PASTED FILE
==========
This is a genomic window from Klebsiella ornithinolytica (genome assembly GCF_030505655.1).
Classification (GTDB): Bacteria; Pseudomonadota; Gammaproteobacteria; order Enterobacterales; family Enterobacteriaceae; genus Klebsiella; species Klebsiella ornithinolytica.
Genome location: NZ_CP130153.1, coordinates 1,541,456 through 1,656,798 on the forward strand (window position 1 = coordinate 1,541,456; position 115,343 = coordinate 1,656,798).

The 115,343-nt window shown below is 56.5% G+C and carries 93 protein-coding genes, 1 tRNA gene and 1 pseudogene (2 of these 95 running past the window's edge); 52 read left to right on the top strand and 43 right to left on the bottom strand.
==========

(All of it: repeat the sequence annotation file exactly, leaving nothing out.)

This is a genomic window from Klebsiella ornithinolytica (genome assembly GCF_030505655.1).
Classification (GTDB): Bacteria; Pseudomonadota; Gammaproteobacteria; order Enterobacterales; family Enterobacteriaceae; genus Klebsiella; species Klebsiella ornithinolytica.
Genome location: NZ_CP130153.1, coordinates 1,541,456 through 1,656,798 on the forward strand (window position 1 = coordinate 1,541,456; position 115,343 = coordinate 1,656,798).

The 115,343-nt window shown below is 56.5% G+C and carries 93 protein-coding genes, 1 tRNA gene and 1 pseudogene (2 of these 95 running past the window's edge); 52 read left to right on the top strand and 43 right to left on the bottom strand.